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New York State Introduces Paid Family Leave

April 7, 2016

By 2018, employers in New York will be required to provide their employees with paid family leave. The federal Family Medical Leave Act requires employers with more than 50 employees to provide up to 12 weeks of unpaid leave for certain qualifying conditions such as the birth or adoption of a child or for the treatment of a serious health condition. Many states, such as Connecticut, have passed their own medical leave statutes which provide additional leave, on top of the 12 weeks guaranteed by federal law. In addition, those state statutes typically require fewer than 50 employees for an employer to be covered under the act. Prior to this week, New York did not have its own medical leave statute supplementing the federal FMLA, but on April 4, it joined California, New Jersey and Rhode Island as the only states to offer their employees paid family leave. As part of the state’s 2016-2017 budget, Governor Andrew M. Cuomo signed legislation which enacts a statewide $15 minimum wage plan and a 12-week paid family leave policy. 

The bill covers all employers — regardless of size — and requires them to provide eligible employees with 12 weeks of paid family leave. Eligible employees include all full- and part-time employees who have been employed at least six months.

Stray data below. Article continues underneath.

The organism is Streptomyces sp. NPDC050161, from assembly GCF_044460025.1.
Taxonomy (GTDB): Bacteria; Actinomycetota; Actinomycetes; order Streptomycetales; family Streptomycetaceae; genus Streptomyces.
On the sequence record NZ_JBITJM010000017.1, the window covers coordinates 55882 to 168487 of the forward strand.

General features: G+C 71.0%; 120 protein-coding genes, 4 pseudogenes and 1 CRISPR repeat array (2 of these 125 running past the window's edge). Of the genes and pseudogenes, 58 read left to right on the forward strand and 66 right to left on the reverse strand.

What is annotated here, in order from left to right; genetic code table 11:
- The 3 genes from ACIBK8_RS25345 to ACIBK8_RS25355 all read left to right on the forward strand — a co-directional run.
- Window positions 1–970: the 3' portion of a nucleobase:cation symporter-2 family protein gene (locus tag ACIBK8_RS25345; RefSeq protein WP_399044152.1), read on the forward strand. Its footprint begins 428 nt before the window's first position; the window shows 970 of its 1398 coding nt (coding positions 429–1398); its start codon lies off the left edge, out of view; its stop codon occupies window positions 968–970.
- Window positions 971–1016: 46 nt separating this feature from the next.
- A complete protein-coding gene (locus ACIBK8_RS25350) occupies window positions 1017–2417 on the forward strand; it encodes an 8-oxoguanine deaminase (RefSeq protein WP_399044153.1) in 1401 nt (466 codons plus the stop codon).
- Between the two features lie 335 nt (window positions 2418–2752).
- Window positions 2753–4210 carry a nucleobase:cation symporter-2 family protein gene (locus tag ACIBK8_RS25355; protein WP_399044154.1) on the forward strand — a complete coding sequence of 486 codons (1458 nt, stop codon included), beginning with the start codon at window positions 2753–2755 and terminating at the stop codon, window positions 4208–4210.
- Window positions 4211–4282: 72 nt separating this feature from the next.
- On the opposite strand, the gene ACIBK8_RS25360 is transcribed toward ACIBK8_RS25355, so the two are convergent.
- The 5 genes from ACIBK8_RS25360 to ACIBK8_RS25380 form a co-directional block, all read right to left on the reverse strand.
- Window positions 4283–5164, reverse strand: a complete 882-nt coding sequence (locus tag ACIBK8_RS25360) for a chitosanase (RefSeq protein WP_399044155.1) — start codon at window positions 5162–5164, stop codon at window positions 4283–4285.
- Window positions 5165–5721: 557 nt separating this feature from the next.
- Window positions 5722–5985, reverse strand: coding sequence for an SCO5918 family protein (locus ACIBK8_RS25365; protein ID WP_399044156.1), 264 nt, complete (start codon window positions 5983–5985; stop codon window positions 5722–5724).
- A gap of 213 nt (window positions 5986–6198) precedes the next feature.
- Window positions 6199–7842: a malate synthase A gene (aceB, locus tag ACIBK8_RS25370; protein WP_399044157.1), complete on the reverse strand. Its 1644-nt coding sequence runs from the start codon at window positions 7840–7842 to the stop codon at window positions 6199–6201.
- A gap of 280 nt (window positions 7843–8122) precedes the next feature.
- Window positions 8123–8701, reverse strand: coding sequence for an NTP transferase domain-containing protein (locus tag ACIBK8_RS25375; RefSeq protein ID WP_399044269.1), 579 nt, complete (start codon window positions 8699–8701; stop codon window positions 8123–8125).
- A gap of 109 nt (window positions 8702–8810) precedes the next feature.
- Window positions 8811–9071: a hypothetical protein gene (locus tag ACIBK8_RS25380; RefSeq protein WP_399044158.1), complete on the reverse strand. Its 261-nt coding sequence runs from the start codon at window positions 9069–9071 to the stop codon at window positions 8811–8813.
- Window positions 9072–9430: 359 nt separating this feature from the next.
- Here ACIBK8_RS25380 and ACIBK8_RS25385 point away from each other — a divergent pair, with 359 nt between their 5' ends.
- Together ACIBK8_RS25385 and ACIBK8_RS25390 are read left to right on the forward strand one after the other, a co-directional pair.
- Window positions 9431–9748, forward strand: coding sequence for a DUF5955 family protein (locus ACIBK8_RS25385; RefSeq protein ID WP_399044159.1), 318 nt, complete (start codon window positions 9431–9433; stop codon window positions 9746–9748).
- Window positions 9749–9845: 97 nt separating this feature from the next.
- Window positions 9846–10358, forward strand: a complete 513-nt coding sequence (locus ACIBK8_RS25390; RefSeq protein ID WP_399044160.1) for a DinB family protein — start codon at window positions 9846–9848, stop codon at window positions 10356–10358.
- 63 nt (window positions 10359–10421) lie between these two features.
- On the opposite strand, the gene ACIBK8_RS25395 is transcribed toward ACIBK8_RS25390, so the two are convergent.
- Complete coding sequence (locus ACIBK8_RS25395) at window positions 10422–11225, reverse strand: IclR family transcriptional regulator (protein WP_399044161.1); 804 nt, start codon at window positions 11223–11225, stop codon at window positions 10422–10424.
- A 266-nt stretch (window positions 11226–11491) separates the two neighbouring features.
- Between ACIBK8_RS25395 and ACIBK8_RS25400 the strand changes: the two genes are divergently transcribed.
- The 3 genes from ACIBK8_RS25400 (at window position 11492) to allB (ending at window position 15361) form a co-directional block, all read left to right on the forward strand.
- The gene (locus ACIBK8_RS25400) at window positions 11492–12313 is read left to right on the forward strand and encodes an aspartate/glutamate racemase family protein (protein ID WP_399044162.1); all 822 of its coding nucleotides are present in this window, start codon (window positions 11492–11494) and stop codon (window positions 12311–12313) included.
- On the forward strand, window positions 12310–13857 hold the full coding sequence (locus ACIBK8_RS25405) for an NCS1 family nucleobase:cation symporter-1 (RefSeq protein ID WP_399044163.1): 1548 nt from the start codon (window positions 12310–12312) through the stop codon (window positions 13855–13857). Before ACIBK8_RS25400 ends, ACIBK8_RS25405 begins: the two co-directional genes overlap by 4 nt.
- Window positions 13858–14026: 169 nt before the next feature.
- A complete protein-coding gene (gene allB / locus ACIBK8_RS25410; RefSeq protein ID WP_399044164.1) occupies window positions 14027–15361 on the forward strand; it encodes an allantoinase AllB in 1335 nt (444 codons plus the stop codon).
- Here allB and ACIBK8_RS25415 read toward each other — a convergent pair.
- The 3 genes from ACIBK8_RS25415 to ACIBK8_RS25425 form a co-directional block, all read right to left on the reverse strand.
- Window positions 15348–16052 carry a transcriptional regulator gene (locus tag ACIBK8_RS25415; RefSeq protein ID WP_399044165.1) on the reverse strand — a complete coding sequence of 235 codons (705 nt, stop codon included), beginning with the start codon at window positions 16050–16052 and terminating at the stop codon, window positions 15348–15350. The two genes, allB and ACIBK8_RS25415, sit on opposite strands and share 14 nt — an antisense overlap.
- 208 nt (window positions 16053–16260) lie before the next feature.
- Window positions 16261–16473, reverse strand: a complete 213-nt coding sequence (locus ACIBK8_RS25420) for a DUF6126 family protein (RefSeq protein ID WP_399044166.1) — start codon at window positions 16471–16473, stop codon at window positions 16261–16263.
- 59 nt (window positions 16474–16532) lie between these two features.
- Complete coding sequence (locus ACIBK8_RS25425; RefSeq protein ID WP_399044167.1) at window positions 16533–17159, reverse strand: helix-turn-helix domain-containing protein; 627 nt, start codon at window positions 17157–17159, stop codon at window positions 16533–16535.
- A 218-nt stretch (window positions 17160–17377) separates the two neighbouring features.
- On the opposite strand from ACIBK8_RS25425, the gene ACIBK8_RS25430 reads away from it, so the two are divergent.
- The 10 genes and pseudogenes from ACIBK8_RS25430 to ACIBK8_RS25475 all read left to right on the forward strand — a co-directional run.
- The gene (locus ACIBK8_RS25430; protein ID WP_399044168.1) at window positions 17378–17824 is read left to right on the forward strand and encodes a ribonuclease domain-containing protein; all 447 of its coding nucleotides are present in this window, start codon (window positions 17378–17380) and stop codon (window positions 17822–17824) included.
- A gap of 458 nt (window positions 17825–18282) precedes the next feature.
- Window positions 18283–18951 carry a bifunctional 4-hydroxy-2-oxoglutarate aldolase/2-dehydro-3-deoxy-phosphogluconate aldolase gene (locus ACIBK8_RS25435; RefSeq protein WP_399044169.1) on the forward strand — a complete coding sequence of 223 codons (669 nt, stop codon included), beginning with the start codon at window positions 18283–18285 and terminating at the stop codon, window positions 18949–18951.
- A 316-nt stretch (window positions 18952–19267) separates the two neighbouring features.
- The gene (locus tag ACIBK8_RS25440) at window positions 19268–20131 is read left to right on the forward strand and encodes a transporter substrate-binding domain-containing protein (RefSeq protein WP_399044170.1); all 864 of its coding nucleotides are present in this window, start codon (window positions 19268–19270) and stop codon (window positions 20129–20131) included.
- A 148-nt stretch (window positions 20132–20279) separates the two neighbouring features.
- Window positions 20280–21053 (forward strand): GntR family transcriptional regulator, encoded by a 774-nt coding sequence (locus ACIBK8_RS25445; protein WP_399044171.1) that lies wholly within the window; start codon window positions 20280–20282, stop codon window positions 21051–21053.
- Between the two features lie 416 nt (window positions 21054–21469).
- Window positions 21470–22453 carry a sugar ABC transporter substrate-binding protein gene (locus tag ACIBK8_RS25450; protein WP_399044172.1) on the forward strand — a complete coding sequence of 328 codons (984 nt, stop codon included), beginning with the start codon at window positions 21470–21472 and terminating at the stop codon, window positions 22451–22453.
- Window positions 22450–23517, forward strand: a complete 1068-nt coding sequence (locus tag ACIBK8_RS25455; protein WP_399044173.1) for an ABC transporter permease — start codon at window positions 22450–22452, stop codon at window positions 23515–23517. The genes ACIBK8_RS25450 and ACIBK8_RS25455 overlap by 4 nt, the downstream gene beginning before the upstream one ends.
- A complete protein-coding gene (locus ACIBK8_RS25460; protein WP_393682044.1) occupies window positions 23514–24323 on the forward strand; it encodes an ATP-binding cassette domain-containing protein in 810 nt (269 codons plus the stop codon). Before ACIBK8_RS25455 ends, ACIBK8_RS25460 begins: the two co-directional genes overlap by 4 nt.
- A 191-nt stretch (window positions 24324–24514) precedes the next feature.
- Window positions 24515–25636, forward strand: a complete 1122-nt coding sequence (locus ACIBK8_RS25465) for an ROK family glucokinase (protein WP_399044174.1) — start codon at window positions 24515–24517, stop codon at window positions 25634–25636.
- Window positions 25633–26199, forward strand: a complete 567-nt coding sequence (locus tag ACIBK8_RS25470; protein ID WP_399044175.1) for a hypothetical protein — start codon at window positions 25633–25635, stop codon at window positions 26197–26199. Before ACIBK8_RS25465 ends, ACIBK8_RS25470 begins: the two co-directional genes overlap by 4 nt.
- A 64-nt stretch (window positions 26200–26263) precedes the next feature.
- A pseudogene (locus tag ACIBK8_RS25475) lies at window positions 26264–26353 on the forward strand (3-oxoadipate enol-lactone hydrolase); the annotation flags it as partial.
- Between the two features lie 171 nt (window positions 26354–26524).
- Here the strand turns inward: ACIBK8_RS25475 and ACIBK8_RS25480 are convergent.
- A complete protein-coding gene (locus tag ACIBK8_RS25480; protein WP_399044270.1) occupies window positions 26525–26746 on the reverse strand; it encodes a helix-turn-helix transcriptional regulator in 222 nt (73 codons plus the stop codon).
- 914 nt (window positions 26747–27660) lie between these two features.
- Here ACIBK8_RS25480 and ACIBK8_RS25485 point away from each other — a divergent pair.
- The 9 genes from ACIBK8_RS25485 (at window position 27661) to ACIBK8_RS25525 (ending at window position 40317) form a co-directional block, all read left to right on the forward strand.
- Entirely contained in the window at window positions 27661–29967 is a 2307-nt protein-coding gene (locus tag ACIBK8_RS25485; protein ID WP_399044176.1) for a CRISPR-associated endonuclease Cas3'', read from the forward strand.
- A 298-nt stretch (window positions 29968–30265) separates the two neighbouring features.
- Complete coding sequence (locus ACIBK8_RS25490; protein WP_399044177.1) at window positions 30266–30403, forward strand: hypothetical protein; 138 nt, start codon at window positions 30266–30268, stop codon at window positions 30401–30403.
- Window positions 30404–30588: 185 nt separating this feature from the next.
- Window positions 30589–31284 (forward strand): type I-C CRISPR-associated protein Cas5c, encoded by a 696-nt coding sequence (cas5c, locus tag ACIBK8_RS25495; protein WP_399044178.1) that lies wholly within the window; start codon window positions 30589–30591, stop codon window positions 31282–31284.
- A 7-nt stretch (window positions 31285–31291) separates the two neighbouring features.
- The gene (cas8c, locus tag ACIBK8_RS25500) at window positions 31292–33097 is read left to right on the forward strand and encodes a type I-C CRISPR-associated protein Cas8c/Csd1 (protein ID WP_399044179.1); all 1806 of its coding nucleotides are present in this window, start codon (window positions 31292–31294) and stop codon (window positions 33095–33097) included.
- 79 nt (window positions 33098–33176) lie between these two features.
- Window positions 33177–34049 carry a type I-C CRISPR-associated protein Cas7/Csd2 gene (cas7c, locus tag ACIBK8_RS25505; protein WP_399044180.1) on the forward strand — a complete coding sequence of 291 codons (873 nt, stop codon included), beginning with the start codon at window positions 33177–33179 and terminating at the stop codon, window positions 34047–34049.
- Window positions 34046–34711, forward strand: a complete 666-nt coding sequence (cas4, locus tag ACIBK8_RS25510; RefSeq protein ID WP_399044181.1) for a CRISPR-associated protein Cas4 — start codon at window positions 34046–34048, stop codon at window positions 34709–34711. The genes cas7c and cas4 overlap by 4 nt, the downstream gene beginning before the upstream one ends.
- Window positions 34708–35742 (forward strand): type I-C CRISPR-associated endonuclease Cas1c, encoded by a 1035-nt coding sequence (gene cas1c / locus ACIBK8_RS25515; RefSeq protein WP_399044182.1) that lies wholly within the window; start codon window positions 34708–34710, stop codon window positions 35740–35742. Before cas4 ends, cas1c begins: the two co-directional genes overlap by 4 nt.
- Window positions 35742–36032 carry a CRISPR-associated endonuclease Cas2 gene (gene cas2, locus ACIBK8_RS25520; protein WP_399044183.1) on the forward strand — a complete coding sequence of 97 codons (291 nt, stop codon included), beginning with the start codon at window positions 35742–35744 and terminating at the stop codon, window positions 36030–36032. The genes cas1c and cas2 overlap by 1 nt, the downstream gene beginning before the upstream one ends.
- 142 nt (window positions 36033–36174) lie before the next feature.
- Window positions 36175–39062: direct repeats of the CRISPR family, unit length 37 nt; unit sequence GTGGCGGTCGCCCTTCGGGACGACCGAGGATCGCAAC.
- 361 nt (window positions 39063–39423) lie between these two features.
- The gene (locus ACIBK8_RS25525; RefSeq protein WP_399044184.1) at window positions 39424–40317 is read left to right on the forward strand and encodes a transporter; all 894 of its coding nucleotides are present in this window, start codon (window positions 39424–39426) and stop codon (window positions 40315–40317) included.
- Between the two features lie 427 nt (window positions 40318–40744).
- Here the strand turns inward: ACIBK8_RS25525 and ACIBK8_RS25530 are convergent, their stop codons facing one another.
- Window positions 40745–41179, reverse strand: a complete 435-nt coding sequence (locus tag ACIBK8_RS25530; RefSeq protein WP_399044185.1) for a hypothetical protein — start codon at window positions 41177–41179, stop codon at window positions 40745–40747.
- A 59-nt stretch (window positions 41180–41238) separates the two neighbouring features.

The paid benefit program will be phased in over three years. Beginning on January 1, 2018, employers will be required to provide up to eight weeks of paid leave at a rate of 50 percent of the individual’s average weekly wage, capped at 50 percent of the statewide average weekly wage, which was $1,266.44 in 2014. In 2019 and 2020, employees will be eligible for up to 10 weeks of paid leave at rates of 55 percent and 60 percent, respectively, of the employee’s average weekly wage, capped at 55 percent and 60 percent of the statewide average. The phase-in will be complete in 2021, when employers will be required to provide up to 12 weeks of paid leave at a rate of 67 percent of the individual’s average weekly wages, capped at 67 percent of the statewide average. To offset the burden to employers, the program will be funded by employees through payroll deductions that will begin at $0.70 per employee per week and will end up at $1.40. Hopefully, New York can avoid the failures of other states by eliminating the financial burden on employers.

Employers with fewer than 50 employees must be aware that they will soon be required to offer medical leave for the first time and therefore need to develop and implement policies and procedures to that effect.  In addition, in light of the fact that all aspects of this program are being rolled out in phases — including the number of weeks, the wages, and payroll deductions — the transition to this program could pose difficulties for employers.  Therefore, please contact our employment team to get ready for these changes.  

For more information about the impact of this new legislation, please contact: